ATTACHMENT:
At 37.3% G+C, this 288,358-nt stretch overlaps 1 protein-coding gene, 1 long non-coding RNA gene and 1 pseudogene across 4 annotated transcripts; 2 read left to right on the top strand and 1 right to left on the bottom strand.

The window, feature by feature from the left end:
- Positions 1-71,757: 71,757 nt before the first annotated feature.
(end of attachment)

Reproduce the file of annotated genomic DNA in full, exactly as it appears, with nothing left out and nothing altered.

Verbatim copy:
At 37.3% G+C, this 288,358-nt stretch overlaps 1 protein-coding gene, 1 long non-coding RNA gene and 1 pseudogene across 4 annotated transcripts; 2 read left to right on the top strand and 1 right to left on the bottom strand.

The window, feature by feature from the left end:
- Positions 1-71,757: 71,757 nt before the first annotated feature.